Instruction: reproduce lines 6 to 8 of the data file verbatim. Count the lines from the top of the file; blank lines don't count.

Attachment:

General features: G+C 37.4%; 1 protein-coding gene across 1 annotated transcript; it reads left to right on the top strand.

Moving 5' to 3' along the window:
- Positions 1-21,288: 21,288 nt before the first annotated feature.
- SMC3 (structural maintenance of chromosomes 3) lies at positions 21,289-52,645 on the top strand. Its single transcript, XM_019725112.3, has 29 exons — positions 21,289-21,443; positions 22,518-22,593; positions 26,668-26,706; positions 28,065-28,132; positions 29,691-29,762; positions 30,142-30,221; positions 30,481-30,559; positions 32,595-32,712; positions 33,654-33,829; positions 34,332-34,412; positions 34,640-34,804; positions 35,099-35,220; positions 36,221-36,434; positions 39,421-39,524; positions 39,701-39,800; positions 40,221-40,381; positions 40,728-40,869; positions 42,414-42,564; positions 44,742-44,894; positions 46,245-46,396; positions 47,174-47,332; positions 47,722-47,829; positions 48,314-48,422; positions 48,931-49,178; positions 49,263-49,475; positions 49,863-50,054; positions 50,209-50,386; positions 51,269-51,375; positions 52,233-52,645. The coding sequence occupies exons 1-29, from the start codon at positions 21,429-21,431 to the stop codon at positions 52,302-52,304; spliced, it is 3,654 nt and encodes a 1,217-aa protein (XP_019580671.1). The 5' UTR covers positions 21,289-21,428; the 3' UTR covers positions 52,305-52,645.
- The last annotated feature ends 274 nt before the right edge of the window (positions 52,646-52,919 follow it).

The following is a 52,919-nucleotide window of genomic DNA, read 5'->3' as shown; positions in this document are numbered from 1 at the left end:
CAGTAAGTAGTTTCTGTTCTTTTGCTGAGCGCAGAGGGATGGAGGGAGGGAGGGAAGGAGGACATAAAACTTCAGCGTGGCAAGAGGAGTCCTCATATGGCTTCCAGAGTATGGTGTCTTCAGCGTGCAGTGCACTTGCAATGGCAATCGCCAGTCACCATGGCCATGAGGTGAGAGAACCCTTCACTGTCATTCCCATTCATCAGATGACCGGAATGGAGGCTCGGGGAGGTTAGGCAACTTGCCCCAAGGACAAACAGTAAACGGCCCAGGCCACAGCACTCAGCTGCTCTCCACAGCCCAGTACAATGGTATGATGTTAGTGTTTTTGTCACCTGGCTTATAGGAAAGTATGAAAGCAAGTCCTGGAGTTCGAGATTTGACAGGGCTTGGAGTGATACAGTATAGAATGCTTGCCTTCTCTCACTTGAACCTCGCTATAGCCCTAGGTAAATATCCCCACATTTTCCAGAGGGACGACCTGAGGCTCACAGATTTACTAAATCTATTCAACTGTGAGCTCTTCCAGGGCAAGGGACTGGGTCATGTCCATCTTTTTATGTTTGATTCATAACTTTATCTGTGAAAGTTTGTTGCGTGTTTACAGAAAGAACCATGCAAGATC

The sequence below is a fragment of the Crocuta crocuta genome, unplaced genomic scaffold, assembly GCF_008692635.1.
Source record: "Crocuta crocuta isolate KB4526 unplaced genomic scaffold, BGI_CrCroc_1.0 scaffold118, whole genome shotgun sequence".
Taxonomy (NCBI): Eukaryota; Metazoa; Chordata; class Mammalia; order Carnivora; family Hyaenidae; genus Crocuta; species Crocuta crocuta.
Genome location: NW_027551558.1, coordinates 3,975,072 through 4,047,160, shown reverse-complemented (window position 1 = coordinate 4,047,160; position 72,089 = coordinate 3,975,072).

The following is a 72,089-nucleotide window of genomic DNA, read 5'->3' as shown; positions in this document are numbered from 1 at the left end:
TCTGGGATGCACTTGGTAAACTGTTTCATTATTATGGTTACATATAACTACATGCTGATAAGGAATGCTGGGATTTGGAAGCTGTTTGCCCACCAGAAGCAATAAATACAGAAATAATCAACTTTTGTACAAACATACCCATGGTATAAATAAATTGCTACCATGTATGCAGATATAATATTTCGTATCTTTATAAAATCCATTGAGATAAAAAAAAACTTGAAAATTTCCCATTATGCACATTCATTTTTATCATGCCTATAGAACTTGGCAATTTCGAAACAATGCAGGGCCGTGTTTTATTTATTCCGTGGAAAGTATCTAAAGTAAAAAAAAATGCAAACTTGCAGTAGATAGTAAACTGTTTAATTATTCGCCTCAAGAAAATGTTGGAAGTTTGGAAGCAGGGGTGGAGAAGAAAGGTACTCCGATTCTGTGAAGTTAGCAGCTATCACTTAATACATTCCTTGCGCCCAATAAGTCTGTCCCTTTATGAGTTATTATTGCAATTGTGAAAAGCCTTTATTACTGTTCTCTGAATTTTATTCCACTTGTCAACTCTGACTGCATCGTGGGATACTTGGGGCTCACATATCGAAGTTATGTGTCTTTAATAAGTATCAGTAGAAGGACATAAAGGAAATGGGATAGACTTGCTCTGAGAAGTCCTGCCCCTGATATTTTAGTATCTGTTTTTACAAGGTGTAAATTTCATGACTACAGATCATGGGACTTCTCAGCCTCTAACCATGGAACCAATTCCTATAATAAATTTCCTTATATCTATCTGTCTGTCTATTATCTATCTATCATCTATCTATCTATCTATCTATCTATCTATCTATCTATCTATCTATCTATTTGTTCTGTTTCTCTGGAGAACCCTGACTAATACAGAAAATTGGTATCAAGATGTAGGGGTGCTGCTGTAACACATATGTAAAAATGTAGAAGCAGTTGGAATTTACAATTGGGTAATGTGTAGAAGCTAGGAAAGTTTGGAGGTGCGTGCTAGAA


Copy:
The following is a 52,919-nucleotide window of genomic DNA, read 5'->3' as shown; positions in this document are numbered from 1 at the left end:
CAGTAAGTAGTTTCTGTTCTTTTGCTGAGCGCAGAGGGATGGAGGGAGGGAGGGAAGGAGGACATAAAACTTCAGCGTGGCAAGAGGAGTCCTCATATGGCTTCCAGAGTATGGTGTCTTCAGCGTGCAGTGCACTTGCAATGGCAATCGCCAGTCACCATGGCCATGAGGTGAGAGAACCCTTCACTGTCATTCCCATTCATCAGATGACCGGAATGGAGGCTCGGGGAGGTTAGGCAACTTGCCCCAAGGACAAACAGTAAACGGCCCAGGCCACAGCACTCAGCTGCTCTCCACAGCCCAGTACAATGGTATGATGTTAGTGTTTTTGTCACCTGGCTTATAGGAAAGTATGAAAGCAAGTCCTGGAGTTCGAGATTTGACAGGGCTTGGAGTGATACAGTATAGAATGCTTGCCTTCTCTCACTTGAACCTCGCTATAGCCCTAGGTAAATATCCCCACATTTTCCAGAGGGACGACCTGAGGCTCACAGATTTACTAAATCTATTCAACTGTGAGCTCTTCCAGGGCAAGGGACTGGGTCATGTCCATCTTTTTATGTTTGATTCATAACTTTATCTGTGAAAGTTTGTTGCGTGTTTACAGAAAGAACCATGCAAGATC

The sequence below is a fragment of the Crocuta crocuta genome, unplaced genomic scaffold, assembly GCF_008692635.1.